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A new slant on the daily grind of the work treadmill

Many people, especially those of us that are keen recreational walkers, are outdoor types. We love nothing better than being in the great outdoors, striding out to discover new places.

With the need to earn a living, however, the reality is that most of us spend many days indoors, often sitting at desks for eight hours a day. With the shorter days of winter, all daylight hours during the week are spent at work, so walking has to take a back seat.

treadmill desk

Some companies are turning to technology to help their employees avoid the sedentary lifestyle that winter can bring. Introducing...the Treadmill Desk.

A number of companies are now manufacturing desks with a modified treadmill base attached to a high level desk work surface. The belt is designed to go at a low speed - up to 4mph - with most users opting for 1-2mph. Google, Microsoft and Evernote, as well as the hotel chains Hyatt and Marriott, are among the companies using treadmill desks. Some employees prefer to use the treadmill for just an hour a day, whilst others have switched to the treadmill permanently. User feedback suggests that making phone calls or reading whilst walking is easy, typing takes a little more concentration and handwriting is more difficult!

Software developer Brian Slick trialled the use of a treadmill desk for more than two years and wrote a blog about his experience. Walking up to five hours a day, Slick says he had reduced his waist by 5cm and lost 35lbs. You can read about the highs and lows at

So, it might not be anywhere close to getting out in the great outdoors, but maybe it’s better than nothing. It is certainly one way of keeping up your walking fitness over the shortest winter days...

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Saturday, 24 March 2018
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The length of our walking guides is given in miles and rounded to the nearest full mile (whole number) for simplicity. For short walks (of less than 2 miles) or walks that have a length that ends in .5, a more accurate walk length may be given in the first section of the walk introduction. For example, the Length in the header may be listed as 6 miles, and the introduction may confirm that the exact length of the walk is 5.5 miles. The walk length is calculated from the GPS file that was created by the walk author GPS tracking the walk whilst walking, using the iFootpath App GPS Tracker, meaning it is very accurate. Our bespoke tracker is particularly detailed and plots a walkers position about every 10 seconds. The tracker is calibrated to match two other reputable map and walking sources, Ordnance Survey and Nike. As with all standardised walk and map lengths, the distance does not take account of hills and slopes, just the distance you would measure using a piece of string on a flat map version of the terrain, so hilly walks will feel longer than stated. If you track the route using another GPS App or Tracker App or Fitness Device, you can expect the distance you record to be different due to different calibrations. This is particularly true of those Apps and devices that count your motion and steps – these can only guess the distance you have travelled with each step and so are much less accurate.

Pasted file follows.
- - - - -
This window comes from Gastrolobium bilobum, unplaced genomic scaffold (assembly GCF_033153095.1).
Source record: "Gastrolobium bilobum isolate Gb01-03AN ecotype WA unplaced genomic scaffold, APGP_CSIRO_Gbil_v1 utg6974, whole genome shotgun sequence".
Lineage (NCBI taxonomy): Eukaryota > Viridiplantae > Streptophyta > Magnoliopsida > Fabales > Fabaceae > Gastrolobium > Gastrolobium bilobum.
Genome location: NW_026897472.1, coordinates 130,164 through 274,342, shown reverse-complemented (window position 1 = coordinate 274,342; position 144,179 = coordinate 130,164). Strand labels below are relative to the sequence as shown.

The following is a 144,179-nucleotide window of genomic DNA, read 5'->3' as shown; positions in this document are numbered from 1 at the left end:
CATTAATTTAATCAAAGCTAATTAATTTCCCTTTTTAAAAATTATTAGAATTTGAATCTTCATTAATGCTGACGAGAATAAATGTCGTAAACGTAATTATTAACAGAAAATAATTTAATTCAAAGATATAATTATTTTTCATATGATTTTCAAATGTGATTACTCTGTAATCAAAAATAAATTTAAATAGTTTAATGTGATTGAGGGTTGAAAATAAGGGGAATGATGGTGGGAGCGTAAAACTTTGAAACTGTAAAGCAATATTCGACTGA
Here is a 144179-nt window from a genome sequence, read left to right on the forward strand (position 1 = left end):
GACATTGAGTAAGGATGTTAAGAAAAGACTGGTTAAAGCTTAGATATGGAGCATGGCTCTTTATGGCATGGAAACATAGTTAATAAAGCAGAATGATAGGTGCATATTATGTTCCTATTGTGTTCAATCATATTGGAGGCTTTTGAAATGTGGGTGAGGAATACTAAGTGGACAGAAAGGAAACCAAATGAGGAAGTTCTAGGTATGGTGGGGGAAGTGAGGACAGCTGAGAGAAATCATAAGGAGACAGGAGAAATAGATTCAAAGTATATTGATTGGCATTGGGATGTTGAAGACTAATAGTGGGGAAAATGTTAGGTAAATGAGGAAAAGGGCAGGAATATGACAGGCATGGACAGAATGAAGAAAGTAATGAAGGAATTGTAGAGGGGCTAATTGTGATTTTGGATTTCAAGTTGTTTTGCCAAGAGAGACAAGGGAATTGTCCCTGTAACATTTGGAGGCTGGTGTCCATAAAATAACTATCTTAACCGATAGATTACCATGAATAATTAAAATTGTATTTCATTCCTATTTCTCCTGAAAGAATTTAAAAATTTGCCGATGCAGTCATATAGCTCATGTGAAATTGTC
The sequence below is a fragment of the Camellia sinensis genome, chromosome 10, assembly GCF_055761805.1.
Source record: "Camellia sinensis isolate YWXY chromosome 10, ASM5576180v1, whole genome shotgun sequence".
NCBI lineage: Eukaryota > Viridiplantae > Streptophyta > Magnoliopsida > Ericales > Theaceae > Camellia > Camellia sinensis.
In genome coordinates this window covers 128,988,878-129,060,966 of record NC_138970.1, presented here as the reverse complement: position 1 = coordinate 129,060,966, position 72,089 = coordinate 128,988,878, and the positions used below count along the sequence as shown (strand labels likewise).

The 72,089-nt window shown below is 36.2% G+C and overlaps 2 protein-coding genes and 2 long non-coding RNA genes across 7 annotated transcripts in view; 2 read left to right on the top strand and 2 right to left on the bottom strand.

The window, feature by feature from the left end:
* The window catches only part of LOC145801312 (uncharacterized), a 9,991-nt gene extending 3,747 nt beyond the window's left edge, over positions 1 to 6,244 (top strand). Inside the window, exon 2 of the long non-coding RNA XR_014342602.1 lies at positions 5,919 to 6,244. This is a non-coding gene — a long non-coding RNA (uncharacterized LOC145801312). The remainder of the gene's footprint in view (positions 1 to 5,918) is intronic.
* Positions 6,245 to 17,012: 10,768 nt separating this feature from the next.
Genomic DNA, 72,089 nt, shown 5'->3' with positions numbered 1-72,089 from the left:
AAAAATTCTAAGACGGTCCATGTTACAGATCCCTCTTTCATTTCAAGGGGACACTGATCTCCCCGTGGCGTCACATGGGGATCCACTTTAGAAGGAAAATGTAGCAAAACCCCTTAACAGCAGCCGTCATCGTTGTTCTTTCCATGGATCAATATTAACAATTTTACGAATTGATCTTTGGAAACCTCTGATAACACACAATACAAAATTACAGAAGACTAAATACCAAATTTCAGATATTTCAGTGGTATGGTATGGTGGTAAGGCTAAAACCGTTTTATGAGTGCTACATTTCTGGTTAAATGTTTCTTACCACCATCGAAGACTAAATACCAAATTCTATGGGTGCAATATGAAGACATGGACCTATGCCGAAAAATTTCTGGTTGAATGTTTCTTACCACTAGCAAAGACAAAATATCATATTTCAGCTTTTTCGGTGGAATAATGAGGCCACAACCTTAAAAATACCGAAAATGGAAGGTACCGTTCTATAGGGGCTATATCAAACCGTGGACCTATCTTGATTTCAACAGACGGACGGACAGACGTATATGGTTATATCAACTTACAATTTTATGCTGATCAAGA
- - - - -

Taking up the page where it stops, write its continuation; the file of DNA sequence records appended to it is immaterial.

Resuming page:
Grade (Boots)

The grade of a walk is an indicator of how difficult the terrain is that you will encounter along the way. This does not take into account the walk length but does suggest how challenging the walk will be. It takes into account things like hills, path surfaces and obstacles (like stiles, gates, steps and rock scrambles). An easy walk, graded as 1 (and shown as 1 Boot) indicates a walk that is essentially flat, has no sharp hills to climb, has no stiles, is easy to navigate (probably along a well-worn path) and is suitable for most levels of fitness. A difficult walk, graded as 5 (and represented by 5 Boots) indicates a walk that is strenuous and involves steep ascents and/or descents. It may be technically challenging involving difficult terrain or obstacles that require scrambling with your hands. Please note that the grading for walks is subjective and open to interpretation and should only be used as a guide when selecting a walk.

NOTE: Do be aware that the level of stamina required for any walk will vary depending on both the walk length and the difficulty grade - you should only walk within your limits.

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